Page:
Wednesday, August 31, 2016
Most operating systems use a single bit to indicate whether a process is privileged (e.g. admin, root) or not. If you can flip that bit, you can change a process from unprivileged ('normal') to privileged ('superman') giving you total access to a computer. An attack named "Rowhammer" will hammer a row of bits in memory causing spillover into a neighboring row and flip bits. By selectively choosing a row you can flip the "privilege" bit in a neighboring row. Here is a nice article describing Rowhammer and recent variants: https://www.wired.com/
Tuesday, August 30, 2016
Side channel attacks involve using indirect methods to extract data. In this case, the researchers used perturbations of Wi-Fi signals from hand movement to accurately detect keys being typed -- allowing one to remotely detect typing, e.g. to steal passwords. Similar attacks exist such as the rhythm of key strokes from key-clicking sounds or screen refreshes from key strokes. A summary can be found here: https://www.schneier.com/
Sunday, August 28, 2016
Addition is the basis of all arithmetic in a computer. Subtraction is adding a negative number, multiplication is repeated addition, and division is a combination of the others. Of course, a computer uses binary numbers (digits 0 and 1 rather than digits 0 through 9). This video describes how a binary adder circuit can be built using dominoes -- mirroring what actually happens in a computer. The result is an easy-to-grasp description of computer arithmetic: https://www.youtube.com/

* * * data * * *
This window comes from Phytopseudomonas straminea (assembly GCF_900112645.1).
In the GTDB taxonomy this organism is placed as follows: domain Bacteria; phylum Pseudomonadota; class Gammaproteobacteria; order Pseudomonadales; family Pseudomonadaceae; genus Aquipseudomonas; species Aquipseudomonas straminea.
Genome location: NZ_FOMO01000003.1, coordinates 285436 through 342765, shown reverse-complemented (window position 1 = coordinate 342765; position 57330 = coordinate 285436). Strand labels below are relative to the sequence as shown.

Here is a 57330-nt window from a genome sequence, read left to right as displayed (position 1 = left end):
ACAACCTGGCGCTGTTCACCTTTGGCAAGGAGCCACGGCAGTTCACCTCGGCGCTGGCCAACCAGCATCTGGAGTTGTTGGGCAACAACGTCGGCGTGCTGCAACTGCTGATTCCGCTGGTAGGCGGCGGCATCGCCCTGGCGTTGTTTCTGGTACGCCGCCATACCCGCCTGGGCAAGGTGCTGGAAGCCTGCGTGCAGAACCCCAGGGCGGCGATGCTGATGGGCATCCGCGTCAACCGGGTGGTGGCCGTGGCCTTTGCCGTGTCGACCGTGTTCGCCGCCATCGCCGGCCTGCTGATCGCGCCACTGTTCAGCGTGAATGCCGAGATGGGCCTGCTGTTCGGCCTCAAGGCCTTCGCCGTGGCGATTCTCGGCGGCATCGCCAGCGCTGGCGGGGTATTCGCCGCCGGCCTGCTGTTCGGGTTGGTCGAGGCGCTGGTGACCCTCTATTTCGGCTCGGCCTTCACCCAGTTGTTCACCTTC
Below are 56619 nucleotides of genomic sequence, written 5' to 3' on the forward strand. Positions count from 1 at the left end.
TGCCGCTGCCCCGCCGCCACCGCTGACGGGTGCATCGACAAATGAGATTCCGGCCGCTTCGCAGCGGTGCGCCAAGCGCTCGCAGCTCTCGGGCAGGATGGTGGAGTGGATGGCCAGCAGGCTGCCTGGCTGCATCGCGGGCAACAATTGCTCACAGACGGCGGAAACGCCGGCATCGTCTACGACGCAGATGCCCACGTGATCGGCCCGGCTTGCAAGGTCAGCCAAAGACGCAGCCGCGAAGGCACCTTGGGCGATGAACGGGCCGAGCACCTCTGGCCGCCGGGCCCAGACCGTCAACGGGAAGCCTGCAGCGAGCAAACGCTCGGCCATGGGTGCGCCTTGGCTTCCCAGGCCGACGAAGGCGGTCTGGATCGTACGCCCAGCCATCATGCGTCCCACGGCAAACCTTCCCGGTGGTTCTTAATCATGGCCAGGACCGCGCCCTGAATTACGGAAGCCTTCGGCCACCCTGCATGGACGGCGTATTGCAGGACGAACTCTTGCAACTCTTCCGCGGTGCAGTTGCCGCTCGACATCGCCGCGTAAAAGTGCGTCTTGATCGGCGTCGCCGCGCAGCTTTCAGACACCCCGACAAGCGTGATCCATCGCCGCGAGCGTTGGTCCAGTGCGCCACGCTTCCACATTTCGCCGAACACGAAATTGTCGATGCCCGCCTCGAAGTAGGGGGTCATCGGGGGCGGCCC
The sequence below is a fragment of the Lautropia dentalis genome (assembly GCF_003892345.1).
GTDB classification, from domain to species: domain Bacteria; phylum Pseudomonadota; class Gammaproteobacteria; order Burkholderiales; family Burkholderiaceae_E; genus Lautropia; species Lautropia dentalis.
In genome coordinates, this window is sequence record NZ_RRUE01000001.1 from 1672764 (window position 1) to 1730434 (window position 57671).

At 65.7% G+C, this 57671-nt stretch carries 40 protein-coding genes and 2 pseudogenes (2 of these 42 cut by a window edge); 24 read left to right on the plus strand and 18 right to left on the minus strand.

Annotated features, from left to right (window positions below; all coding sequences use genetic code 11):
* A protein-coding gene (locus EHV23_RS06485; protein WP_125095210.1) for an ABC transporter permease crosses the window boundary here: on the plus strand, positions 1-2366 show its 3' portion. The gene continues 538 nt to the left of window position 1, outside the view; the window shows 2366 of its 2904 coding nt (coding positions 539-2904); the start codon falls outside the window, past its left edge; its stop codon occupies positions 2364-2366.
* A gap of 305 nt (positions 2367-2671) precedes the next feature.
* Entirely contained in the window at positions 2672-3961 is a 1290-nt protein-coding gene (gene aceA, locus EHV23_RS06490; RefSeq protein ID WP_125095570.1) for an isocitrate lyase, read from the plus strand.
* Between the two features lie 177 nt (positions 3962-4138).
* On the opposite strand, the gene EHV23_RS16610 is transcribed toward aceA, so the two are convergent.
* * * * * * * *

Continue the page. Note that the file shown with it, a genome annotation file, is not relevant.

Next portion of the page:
Thursday, August 18, 2016
Autonomous vehicles use laser range finders (lidar) to map their surroundings, often combined with radar. Radar units are relatively small and inexpensive with no moving parts, but lidar has tended to be large and expensive (e.g. $70,000) with moving parts (something to break down). They are the large, rotating objects on autonomous vehicle roofs. MIT working with DARPA has shrunk lidar to a chip with no moving parts and a projected cost of $10 each -- a massive improvement: http://spectrum.ieee.org/
Friday, August 12, 2016
I am interested in malicious interference in vehicles and a related issue is the spoofing of sensors that are increasing in vehicles. GPS mapping is common and http://spectrum.ieee.org/ has an article on how to spoof GPS. The short version is that a signal is broadcast that overrides the true signal -- the hard part is to do it in a way that cannot be easily detected by the GPS receiver. Doing so involves manipulating the pseudo-random noise code (PNC) that is contained in the true GPS signal whose purpose is to distinguish among the multiple GPS satellites used for positioning.
The word "quantum" gets attached to multiple, very different technologies related to cryptography leading to confusion. The main two to date are the quantum computer (which has the capability to crack the asymmetric cryptography that underpins the internet) and quantum key distribution (which uses quantum characteristics of photons to securely distribute a symmetric, cryptographic key over an optical fiber). Now we have a third: quantum, cryptographically-secured communication. Rather than simply sharing a key as in quantum key distribution, here an entangled photon is used a the key so an eavesdropper intercepting the key will disturb the key rendering the communication indecipherable to everyone, especially the eavesdropper. It is not an existing technology, but the target of recent NSF funding: http://www.nsf.gov/